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Mexican Senate passes major education reform, handing victory to president

Mexico's Senate overwhelmingly passed a sweeping reform of the notoriously dysfunctional public school system early Wednesday, handing President Enrique Pena Nieto an important victory in his push to remake some of his country's worst-run institutions.

The Senate voted 102-22 in favor of a standardized system of test-based hiring and promotion that would give the government the tools to break teachers' unions' near-total control of school staffing.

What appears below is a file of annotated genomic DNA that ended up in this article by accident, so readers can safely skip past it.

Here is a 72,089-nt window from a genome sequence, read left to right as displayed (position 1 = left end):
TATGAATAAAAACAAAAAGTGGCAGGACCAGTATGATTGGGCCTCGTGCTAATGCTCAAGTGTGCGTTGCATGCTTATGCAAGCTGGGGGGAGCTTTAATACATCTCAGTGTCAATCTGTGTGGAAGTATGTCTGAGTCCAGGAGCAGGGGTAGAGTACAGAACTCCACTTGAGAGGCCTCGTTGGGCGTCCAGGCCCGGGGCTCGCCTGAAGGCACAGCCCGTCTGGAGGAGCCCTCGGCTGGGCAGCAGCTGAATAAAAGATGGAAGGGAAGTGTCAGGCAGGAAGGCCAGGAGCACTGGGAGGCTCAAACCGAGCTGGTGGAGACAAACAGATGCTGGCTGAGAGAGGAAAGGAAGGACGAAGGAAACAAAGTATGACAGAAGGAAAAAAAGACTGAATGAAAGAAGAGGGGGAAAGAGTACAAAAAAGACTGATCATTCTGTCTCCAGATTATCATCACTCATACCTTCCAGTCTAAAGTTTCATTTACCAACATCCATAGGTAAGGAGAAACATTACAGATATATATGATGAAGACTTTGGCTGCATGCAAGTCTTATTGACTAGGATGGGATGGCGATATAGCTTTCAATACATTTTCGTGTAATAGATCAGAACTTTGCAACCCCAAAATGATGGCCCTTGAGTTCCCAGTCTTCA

That control includes the corrupt sale and inheritance of teaching jobs and it has been widely blamed for much of the poor performance of Mexican schools, which have higher relative costs and worse results than any other in the 34-nation Organization for Economic Cooperation and Development.

"The inheritance and sale of jobs has ended," Education Secretary Emilio Chauyffet said on Twitter.